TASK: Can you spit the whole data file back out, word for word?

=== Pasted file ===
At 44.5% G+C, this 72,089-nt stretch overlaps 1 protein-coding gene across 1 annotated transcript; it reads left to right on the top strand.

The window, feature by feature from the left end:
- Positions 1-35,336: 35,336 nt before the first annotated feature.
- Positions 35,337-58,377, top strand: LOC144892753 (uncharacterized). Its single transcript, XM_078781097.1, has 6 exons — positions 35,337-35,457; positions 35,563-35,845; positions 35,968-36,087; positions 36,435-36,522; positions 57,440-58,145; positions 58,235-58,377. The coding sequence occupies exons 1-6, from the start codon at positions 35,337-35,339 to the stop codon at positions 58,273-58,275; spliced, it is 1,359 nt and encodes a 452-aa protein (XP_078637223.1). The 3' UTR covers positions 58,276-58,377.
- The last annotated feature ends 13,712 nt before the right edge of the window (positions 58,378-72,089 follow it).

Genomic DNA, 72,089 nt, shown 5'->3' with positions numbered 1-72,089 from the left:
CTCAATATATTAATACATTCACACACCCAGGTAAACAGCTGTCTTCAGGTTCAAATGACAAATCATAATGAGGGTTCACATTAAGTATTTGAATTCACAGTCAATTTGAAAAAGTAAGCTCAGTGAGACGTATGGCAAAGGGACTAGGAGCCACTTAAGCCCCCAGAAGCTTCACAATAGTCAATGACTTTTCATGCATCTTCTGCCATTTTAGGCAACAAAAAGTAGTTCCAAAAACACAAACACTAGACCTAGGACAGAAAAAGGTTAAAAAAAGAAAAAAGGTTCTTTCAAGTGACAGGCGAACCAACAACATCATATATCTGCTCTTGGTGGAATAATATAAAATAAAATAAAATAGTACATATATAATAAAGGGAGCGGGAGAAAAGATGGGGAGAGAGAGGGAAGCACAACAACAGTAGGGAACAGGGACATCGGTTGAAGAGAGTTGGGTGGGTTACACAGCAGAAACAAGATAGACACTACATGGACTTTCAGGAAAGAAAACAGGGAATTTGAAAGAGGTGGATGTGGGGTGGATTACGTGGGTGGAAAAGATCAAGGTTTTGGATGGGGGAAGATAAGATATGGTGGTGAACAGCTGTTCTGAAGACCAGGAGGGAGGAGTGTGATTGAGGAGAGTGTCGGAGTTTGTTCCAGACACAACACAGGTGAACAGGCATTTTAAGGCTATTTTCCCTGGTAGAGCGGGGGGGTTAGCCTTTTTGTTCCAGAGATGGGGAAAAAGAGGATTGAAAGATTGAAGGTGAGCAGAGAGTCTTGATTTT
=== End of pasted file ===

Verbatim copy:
At 44.5% G+C, this 72,089-nt stretch overlaps 1 protein-coding gene across 1 annotated transcript; it reads left to right on the top strand.

The window, feature by feature from the left end:
- Positions 1-35,336: 35,336 nt before the first annotated feature.
- Positions 35,337-58,377, top strand: LOC144892753 (uncharacterized). Its single transcript, XM_078781097.1, has 6 exons — positions 35,337-35,457; positions 35,563-35,845; positions 35,968-36,087; positions 36,435-36,522; positions 57,440-58,145; positions 58,235-58,377. The coding sequence occupies exons 1-6, from the start codon at positions 35,337-35,339 to the stop codon at positions 58,273-58,275; spliced, it is 1,359 nt and encodes a 452-aa protein (XP_078637223.1). The 3' UTR covers positions 58,276-58,377.
- The last annotated feature ends 13,712 nt before the right edge of the window (positions 58,378-72,089 follow it).

Genomic DNA, 72,089 nt, shown 5'->3' with positions numbered 1-72,089 from the left:
CTCAATATATTAATACATTCACACACCCAGGTAAACAGCTGTCTTCAGGTTCAAATGACAAATCATAATGAGGGTTCACATTAAGTATTTGAATTCACAGTCAATTTGAAAAAGTAAGCTCAGTGAGACGTATGGCAAAGGGACTAGGAGCCACTTAAGCCCCCAGAAGCTTCACAATAGTCAATGACTTTTCATGCATCTTCTGCCATTTTAGGCAACAAAAAGTAGTTCCAAAAACACAAACACTAGACCTAGGACAGAAAAAGGTTAAAAAAAGAAAAAAGGTTCTTTCAAGTGACAGGCGAACCAACAACATCATATATCTGCTCTTGGTGGAATAATATAAAATAAAATAAAATAGTACATATATAATAAAGGGAGCGGGAGAAAAGATGGGGAGAGAGAGGGAAGCACAACAACAGTAGGGAACAGGGACATCGGTTGAAGAGAGTTGGGTGGGTTACACAGCAGAAACAAGATAGACACTACATGGACTTTCAGGAAAGAAAACAGGGAATTTGAAAGAGGTGGATGTGGGGTGGATTACGTGGGTGGAAAAGATCAAGGTTTTGGATGGGGGAAGATAAGATATGGTGGTGAACAGCTGTTCTGAAGACCAGGAGGGAGGAGTGTGATTGAGGAGAGTGTCGGAGTTTGTTCCAGACACAACACAGGTGAACAGGCATTTTAAGGCTATTTTCCCTGGTAGAGCGGGGGGGTTAGCCTTTTTGTTCCAGAGATGGGGAAAAAGAGGATTGAAAGATTGAAGGTGAGCAGAGAGTCTTGATTTT